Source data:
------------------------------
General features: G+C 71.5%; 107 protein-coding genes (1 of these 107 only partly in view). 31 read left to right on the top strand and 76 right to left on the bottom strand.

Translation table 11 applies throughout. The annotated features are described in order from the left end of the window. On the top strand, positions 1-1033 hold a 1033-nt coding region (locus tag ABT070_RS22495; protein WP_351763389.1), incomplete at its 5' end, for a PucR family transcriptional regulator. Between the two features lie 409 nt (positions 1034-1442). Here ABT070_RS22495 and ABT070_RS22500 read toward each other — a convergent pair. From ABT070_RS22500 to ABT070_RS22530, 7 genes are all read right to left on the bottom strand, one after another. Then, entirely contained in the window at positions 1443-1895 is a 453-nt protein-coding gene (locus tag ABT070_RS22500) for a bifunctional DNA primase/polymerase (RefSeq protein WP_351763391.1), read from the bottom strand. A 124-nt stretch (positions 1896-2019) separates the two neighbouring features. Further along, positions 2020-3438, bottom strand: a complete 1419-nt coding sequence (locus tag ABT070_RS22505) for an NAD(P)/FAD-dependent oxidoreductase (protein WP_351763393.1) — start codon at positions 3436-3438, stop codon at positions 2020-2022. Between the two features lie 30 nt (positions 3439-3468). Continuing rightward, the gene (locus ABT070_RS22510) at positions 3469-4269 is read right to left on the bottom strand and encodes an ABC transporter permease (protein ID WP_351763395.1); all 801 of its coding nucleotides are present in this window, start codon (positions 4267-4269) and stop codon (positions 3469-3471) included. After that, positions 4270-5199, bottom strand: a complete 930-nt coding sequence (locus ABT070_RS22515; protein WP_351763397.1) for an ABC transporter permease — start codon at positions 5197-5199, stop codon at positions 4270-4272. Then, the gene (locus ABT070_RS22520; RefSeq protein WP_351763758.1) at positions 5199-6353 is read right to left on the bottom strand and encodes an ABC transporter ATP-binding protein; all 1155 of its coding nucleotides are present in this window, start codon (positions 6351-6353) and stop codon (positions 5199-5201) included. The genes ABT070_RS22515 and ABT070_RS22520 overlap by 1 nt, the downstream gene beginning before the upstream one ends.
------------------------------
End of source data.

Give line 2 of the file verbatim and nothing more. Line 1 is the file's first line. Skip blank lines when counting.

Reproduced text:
Translation table 11 applies throughout. The annotated features are described in order from the left end of the window. On the top strand, positions 1-1033 hold a 1033-nt coding region (locus tag ABT070_RS22495; protein WP_351763389.1), incomplete at its 5' end, for a PucR family transcriptional regulator. Between the two features lie 409 nt (positions 1034-1442). Here ABT070_RS22495 and ABT070_RS22500 read toward each other — a convergent pair. From ABT070_RS22500 to ABT070_RS22530, 7 genes are all read right to left on the bottom strand, one after another. Then, entirely contained in the window at positions 1443-1895 is a 453-nt protein-coding gene (locus tag ABT070_RS22500) for a bifunctional DNA primase/polymerase (RefSeq protein WP_351763391.1), read from the bottom strand. A 124-nt stretch (positions 1896-2019) separates the two neighbouring features. Further along, positions 2020-3438, bottom strand: a complete 1419-nt coding sequence (locus tag ABT070_RS22505) for an NAD(P)/FAD-dependent oxidoreductase (protein WP_351763393.1) — start codon at positions 3436-3438, stop codon at positions 2020-2022. Between the two features lie 30 nt (positions 3439-3468). Continuing rightward, the gene (locus ABT070_RS22510) at positions 3469-4269 is read right to left on the bottom strand and encodes an ABC transporter permease (protein ID WP_351763395.1); all 801 of its coding nucleotides are present in this window, start codon (positions 4267-4269) and stop codon (positions 3469-3471) included. After that, positions 4270-5199, bottom strand: a complete 930-nt coding sequence (locus ABT070_RS22515; protein WP_351763397.1) for an ABC transporter permease — start codon at positions 5197-5199, stop codon at positions 4270-4272. Then, the gene (locus ABT070_RS22520; RefSeq protein WP_351763758.1) at positions 5199-6353 is read right to left on the bottom strand and encodes an ABC transporter ATP-binding protein; all 1155 of its coding nucleotides are present in this window, start codon (positions 6351-6353) and stop codon (positions 5199-5201) included. The genes ABT070_RS22515 and ABT070_RS22520 overlap by 1 nt, the downstream gene beginning before the upstream one ends.